Announcing the Dictionary of English Collocations on WR

  • Pablo Peligroso

    Senior Member
    Great addition, your brand continues to improve.

    On another note (lalalaaaa) is there any chance you will ever sell a downloadable dictionary - say, one like Spanish-English? The reason I ask is because other dictionaries are downloadable and installed on the local machine (like Black's Law Dictionary) and this makes it possible to work off line. Working off line becomes a big deal when no hot spot is available and the lookups are much faster and easier compared to a physical dictionary. Sooooo, any chance of such an animal in the future?
     

    mkellogg

    Administrator
    English - US
    a downloadable dictionary
    It is fairly easy for a technical person to extract all the content of those downloadable dictionaries and put it up on their own web server outside of the law. I've worked hard to build content like the collocations and don't want it to be stolen quite so easily. So, no, no plans for that.
     

    L'irlandais

    Senior Member
    Ireland: English-speaking ♂
    Hi,
    I love the collocations dictionary. I often recommend it to my students. However frequently find that my specific word (from my English lessons) isn’t listed. DearPrudence asked earlier if it were possible to make suggestions, additions to the list. I can’t find a link to do so.
    Suggestion arising from a discussion thread today;
    A blithering idiot/blathering on
     

    jann

    co-mod'
    English - USA
    DearPrudence asked earlier if it were possible to make suggestions, additions to the list. I can’t find a link to do so.
    Suggestion arising from a discussion thread today;
    A blithering idiot/blathering on
    I think you could click the "is something missing?" link at the bottom of the "idiot" Collocations entry to suggest adding "a blithering idiot" to the list of "idiot" collocations. You could then append your suggestion about having a separate entry for blither/blather at the same time. :)
     

    mkellogg

    Administrator
    English - US
    I love the collocations dictionary. I often recommend it to my students. However frequently find that my specific word (from my English lessons) isn’t listed.
    Glad you like it! We are quite proud of our work with this one.

    Our coverage of words is fairly good, but "blather/blathering" isn't common enough for us to have worked on it. If this "dictionary" gets as much usage as we want it to, we will eventually add that word.
     

    FeminaBrandao

    New Member
    English
    Hi everybody,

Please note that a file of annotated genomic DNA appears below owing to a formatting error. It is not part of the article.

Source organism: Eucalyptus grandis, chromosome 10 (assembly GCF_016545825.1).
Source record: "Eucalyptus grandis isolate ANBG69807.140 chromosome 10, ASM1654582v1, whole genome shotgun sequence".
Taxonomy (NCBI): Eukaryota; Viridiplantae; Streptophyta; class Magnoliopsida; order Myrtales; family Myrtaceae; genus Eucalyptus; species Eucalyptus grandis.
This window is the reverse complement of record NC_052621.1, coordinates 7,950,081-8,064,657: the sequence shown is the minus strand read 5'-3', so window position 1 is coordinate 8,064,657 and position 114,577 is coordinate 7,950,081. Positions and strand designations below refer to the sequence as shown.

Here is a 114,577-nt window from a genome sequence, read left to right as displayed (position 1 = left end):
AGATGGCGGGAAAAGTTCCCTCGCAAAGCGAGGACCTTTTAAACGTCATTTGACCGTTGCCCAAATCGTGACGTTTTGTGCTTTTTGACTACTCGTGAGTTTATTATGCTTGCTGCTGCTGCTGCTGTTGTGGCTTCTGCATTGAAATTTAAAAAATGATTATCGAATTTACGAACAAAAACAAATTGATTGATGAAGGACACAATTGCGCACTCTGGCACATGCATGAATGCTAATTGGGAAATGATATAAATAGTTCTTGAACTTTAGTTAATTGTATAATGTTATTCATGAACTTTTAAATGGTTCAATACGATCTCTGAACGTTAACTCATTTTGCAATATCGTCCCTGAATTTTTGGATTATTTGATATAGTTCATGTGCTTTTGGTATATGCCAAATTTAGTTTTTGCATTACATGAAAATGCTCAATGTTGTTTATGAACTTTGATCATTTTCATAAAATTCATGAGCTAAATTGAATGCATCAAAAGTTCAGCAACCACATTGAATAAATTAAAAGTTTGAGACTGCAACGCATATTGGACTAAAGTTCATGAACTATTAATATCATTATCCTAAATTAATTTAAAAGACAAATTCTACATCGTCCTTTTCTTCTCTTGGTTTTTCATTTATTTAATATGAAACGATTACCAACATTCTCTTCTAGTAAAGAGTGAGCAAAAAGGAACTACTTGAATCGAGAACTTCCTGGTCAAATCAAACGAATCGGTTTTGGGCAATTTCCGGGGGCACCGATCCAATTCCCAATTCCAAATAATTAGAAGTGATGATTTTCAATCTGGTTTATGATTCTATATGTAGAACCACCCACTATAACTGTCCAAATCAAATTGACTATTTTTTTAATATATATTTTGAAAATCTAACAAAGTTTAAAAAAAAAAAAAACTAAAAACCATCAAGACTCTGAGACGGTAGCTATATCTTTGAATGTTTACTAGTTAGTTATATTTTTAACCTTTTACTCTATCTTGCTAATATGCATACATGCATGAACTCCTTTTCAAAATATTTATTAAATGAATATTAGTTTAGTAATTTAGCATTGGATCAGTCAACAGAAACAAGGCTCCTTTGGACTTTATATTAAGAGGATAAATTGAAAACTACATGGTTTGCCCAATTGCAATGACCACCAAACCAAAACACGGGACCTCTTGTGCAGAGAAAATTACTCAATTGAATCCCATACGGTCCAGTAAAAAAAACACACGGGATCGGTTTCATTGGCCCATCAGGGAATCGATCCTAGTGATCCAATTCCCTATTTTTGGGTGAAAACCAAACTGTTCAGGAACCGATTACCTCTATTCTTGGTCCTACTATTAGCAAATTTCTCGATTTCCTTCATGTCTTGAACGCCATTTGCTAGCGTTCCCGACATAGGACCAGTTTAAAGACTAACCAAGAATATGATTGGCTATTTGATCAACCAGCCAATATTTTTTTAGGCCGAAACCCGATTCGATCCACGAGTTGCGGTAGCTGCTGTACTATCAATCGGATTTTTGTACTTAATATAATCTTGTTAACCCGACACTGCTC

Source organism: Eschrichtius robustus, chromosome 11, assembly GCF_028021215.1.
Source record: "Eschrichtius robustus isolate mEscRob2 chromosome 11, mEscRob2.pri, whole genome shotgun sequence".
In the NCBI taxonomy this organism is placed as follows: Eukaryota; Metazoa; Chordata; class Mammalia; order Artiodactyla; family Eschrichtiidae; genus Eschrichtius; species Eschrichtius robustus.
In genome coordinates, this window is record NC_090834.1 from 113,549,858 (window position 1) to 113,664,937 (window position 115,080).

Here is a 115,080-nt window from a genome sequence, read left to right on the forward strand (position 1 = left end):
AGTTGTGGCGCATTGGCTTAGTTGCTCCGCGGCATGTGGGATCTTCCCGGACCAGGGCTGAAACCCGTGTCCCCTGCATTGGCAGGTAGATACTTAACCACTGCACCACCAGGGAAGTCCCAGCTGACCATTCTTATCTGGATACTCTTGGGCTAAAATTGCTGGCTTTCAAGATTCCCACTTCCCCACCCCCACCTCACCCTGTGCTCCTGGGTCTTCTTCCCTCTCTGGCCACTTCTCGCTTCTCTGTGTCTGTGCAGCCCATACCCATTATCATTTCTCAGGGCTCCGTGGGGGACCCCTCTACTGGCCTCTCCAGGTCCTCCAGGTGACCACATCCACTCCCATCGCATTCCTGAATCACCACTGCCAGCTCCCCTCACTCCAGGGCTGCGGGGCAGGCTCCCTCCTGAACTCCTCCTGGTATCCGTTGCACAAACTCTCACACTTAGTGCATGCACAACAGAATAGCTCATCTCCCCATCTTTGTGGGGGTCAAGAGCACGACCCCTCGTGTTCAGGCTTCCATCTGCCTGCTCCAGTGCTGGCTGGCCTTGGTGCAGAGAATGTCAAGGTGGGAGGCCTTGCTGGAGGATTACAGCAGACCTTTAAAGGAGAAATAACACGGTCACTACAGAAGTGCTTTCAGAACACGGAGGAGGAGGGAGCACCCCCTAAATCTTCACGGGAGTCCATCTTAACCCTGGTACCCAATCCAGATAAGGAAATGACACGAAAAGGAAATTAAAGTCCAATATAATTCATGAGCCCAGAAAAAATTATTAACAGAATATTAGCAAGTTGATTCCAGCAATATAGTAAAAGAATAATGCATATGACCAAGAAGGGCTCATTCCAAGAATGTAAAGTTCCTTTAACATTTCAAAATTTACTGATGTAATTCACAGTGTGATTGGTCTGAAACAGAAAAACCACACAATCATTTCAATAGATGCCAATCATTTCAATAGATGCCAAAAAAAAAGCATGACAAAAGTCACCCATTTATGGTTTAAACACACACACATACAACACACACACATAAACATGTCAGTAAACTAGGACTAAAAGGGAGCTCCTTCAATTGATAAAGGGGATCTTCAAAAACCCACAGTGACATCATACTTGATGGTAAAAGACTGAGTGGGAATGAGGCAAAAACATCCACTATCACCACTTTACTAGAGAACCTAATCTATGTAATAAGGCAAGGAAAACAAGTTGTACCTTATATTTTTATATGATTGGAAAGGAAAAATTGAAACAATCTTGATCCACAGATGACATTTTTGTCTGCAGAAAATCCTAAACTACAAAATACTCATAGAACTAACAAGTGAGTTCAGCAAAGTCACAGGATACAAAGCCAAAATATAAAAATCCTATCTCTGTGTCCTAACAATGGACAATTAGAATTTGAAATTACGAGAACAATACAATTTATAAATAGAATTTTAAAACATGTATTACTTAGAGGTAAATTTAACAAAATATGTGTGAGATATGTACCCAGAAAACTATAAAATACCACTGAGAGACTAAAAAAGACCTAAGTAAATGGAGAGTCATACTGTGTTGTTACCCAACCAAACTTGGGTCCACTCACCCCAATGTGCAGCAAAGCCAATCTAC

I am excited to announce that we now have a "dictionary" of English collocations on WordReference.com.

    Collocations are words that tend to go together. You commit a crime, take a shower (at least in the US). You might be "raised on a farm". Sometimes languages are difficult and it is difficult to find the right adjective to go with a noun or use the language in an idiomatic way. This work is our attempt to make it easier to find this information.

    I am quite proud of our work here and hope it will be a great and invaluable resource for people, especially those learning English and trying to express themselves well.

    Mike

    "I took a peek" and am offering thoughts: Great for those learning or teaching English or for new writers! Congratulations - Impressed. And am wondering, are or how are the collocations related to the distinct sense of space (time) in each language? I mean, is this helpful only for an English speaker writing in English? Or would there need to be guidelines provide for say a native speaker of Hindi who is writing using English for Special Purposes? And as I recently heard from a colleague there that English for Special Purposes is a very important way of approaching English, how can the speaker or writer of English (used for all purposes or monolingually) relate to the Special Purposes speaker or writer with the least cultural/cognitive gaps?
    Lois
     

    Sakalela

    New Member
    English UK
    Hi,

    I haven't looked closely but I hope a distinction is made between US and other varieties of English. I have noticed in Canada that the use of prepositions is at best, erratic and seemingly random. For example in the UK one arrives at or in. In Canada people say arrive to, which, to my ear, is completely incorrect.
     

    Chevere33

    Senior Member
    English, midwestern US
    Hi,

    I haven't looked closely but I hope a distinction is made between US and other varieties of English. I have noticed in Canada that the use of prepositions is at best, erratic and seemingly random. For example in the UK one arrives at or in. In Canada people say arrive to, which, to my ear, is completely incorrect.

    Yes! Or geographical regions. It about drives me nuts when people say, "Next on line" but I know that many in the US say it that way. Or "I'm excited for this weekend" (I only say, "excited about".)
     

    mkellogg

    Administrator
    English - US
    Awesome. How can we enter suggestions? I'm thinking of "throw a fit" or "have a tantrum".
    Glad you like it. :) There are plenty of terms, phrases and expressions that are missing. We did what we could and are hoping to see it become useful to enough people that it makes financial sense to expand it to more terms and languages.